In-house sustainable sourcing programs may offer more benefits to large food companies and retailers than third-party standards such as Certified Organic or Fairtrade, according to Ecovia Intelligence. Apart from providing greater control and less bureaucracy, such schemes can easily be integrated into a company’s wider sustainability programs. Ecovia says such independent sustainable sourcing schemes are gaining traction, but that there is concern about in-house schemes among some companies because they are not subject to the same scrutiny.
Chocolate brand Green & Black’s, for example, launched a new Velvet Edition bar this month in the UK. It is its first product that is not Certified Organic and/or Fairtrade. The brand decided to source cocoa beans from the Dominican Republic according to its parent company’s Cocoa Life sustainability program. Mondel?z Foods has already dropped Fair Trade certification for its Cadbury’s Dairy Milk chocolate. By 2019, all Cadbury’s chocolates in the UK and Ireland will carry the Cocoa Life logo, Ecovia reports.
Also in the UK, Sainsbury’s recently decided to drop Fairtrade certification for its private label teas. The supermarket chain decided to work directly with African tea groups and co-operatives to develop its own ‘Fairly Traded’ scheme. Sainsbury’s is one of the largest retailers of Fairtrade products in Europe. The company’s Fairly Traded scheme may also be extended to its private label coffee, bananas, and other products.
Similar developments are taking root in the cosmetic and personal care industry. L’Oreal received the Sustainable Beauty Award last year for its ethically sourced quinoa husk extract; the ingredient is a by-product of quinoa that is sustainably farmed by Bolivian farmers. The cosmetics brand Lush sources raw materials according to its own ethical charter. Although many of its ingredients are Fairtrade and/or organic, the company prefers not to adopt third party standards.
Ecovia says the number of third party standards or charters is continuing to grow, especially for single ingredients. The Roundtable for Sustainable Palm Oil (RSPO) is now highly established for palm oil. New sustainability roundtables have now been developed for soya beans, beef, cocoa and cotton. New schemes are also emerging for non-agricultural commodities. For instance, the Responsible Mica Initiative was set up in February to ensure mica mineral is ethically sourced from mines in northern India.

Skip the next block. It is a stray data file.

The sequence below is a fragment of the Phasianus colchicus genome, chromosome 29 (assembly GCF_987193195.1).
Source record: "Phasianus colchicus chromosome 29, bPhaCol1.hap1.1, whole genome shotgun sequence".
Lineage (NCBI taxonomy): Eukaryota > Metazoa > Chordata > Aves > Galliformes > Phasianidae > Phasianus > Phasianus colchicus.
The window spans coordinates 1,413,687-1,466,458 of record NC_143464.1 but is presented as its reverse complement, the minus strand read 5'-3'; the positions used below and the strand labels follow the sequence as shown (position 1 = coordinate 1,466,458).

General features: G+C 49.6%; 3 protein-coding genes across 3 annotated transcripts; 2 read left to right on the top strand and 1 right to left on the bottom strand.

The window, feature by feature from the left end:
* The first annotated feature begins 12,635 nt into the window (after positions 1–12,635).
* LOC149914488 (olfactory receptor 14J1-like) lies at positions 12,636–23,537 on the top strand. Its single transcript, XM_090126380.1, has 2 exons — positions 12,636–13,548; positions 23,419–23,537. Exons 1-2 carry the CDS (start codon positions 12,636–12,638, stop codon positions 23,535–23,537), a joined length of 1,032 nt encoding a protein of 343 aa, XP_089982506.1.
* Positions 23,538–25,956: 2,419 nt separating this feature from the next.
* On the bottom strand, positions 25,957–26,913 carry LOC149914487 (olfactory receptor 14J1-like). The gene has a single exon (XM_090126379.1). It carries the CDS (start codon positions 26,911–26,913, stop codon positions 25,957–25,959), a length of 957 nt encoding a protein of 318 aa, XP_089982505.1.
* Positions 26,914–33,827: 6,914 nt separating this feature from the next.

Some Voice Concerns
With growing proliferation in sustainability standards, charters and similar schemes, it is perhaps not surprising that companies are opting for in-house schemes. The concern among organizations like Oxfam GB is that companies like Mondel?z Foods and Sainsbury’s are adopting third party standards as a “rite of passage” into sustainable sourcing. The knowledge and expertise gained is then used to develop their in-house sourcing programs which are not subject to the same scrutiny as independent schemes, says Ecovia. Another concern is consumer confusion. “There is a risk of shoppers being left confused as some brands and retailers move away from the Fairtrade scheme to introduce their own certification schemes. With the Fairtrade mark on products, consumers are clear about what they are getting,” said Rachel Wilshaw, ethical trade manager for Oxfam GB (via The Guardian).
The Guardian article states that such in-house programs will “further undermine the Fairtrade movement.”
And Yet Fairtrade Is a Partner…
In response to Green & Black’s new product launch, however, the Fairtrade Foundation released a statement earlier this month pointing out that the Fairtrade Foundation is actually a partner in the chocolate company’s in-house Cocoa Life program. The organization maintained that “as a part of the partnership we are bringing our expertise of working with farmers to support the sustainability scheme across the previously Fairtrade certified Cadbury Dairy Milk range, all other Cadbury chocolate and the new Green & Black’s Velvet Edition range.”
When the Fairtrade Foundation announced its global partnership with Cocoa Life in 2016, it said it was a $400 million program which aims to reach 200,000 cocoa farmers by 2022.
Whatever the Certifcation, Sustainable Products Soar
Although critics question the commitment of large companies, Ecovia Intelligence believes a positive is that more raw materials are now sustainably sourced. Sustainable coffee now has a market share of over 30% of total coffee. Starbucks is the leader with its Coffee And Farmer Equity (CAFE) program. The market share of sustainable tea and cocoa is also above 20% because of similar commitments by large companies. Whether the future is with third party standards or in-house schemes, the market share of sustainable ingredients is only going in one direction.